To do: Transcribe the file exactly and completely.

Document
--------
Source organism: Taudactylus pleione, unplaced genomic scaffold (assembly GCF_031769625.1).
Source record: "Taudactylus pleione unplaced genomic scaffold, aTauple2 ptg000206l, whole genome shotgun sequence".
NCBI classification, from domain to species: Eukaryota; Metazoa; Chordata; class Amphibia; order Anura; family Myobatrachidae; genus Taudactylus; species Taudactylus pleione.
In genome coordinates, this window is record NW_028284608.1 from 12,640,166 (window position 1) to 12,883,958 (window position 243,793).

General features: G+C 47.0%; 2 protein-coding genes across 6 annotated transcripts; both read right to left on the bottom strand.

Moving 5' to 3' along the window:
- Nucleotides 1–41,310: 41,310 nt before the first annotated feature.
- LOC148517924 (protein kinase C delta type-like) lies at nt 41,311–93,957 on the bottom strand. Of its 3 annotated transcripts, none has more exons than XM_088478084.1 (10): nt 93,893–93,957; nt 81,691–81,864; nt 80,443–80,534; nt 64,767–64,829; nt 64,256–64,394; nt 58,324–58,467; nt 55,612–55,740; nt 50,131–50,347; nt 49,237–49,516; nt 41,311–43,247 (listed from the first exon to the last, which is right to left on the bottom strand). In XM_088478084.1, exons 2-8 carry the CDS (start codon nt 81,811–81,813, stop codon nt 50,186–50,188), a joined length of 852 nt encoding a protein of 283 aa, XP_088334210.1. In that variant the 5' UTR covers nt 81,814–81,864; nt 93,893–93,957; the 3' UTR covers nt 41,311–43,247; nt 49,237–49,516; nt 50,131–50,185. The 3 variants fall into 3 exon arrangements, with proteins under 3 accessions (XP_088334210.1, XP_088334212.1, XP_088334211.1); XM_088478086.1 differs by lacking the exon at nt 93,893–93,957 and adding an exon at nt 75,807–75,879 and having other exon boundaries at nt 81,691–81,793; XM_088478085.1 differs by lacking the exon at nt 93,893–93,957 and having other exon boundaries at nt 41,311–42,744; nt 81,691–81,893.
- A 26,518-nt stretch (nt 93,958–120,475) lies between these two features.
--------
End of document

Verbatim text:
Source organism: Taudactylus pleione, unplaced genomic scaffold (assembly GCF_031769625.1).
Source record: "Taudactylus pleione unplaced genomic scaffold, aTauple2 ptg000206l, whole genome shotgun sequence".
NCBI classification, from domain to species: Eukaryota; Metazoa; Chordata; class Amphibia; order Anura; family Myobatrachidae; genus Taudactylus; species Taudactylus pleione.
In genome coordinates, this window is record NW_028284608.1 from 12,640,166 (window position 1) to 12,883,958 (window position 243,793).

General features: G+C 47.0%; 2 protein-coding genes across 6 annotated transcripts; both read right to left on the bottom strand.

Moving 5' to 3' along the window:
- Nucleotides 1–41,310: 41,310 nt before the first annotated feature.
- LOC148517924 (protein kinase C delta type-like) lies at nt 41,311–93,957 on the bottom strand. Of its 3 annotated transcripts, none has more exons than XM_088478084.1 (10): nt 93,893–93,957; nt 81,691–81,864; nt 80,443–80,534; nt 64,767–64,829; nt 64,256–64,394; nt 58,324–58,467; nt 55,612–55,740; nt 50,131–50,347; nt 49,237–49,516; nt 41,311–43,247 (listed from the first exon to the last, which is right to left on the bottom strand). In XM_088478084.1, exons 2-8 carry the CDS (start codon nt 81,811–81,813, stop codon nt 50,186–50,188), a joined length of 852 nt encoding a protein of 283 aa, XP_088334210.1. In that variant the 5' UTR covers nt 81,814–81,864; nt 93,893–93,957; the 3' UTR covers nt 41,311–43,247; nt 49,237–49,516; nt 50,131–50,185. The 3 variants fall into 3 exon arrangements, with proteins under 3 accessions (XP_088334210.1, XP_088334212.1, XP_088334211.1); XM_088478086.1 differs by lacking the exon at nt 93,893–93,957 and adding an exon at nt 75,807–75,879 and having other exon boundaries at nt 81,691–81,793; XM_088478085.1 differs by lacking the exon at nt 93,893–93,957 and having other exon boundaries at nt 41,311–42,744; nt 81,691–81,893.
- A 26,518-nt stretch (nt 93,958–120,475) lies between these two features.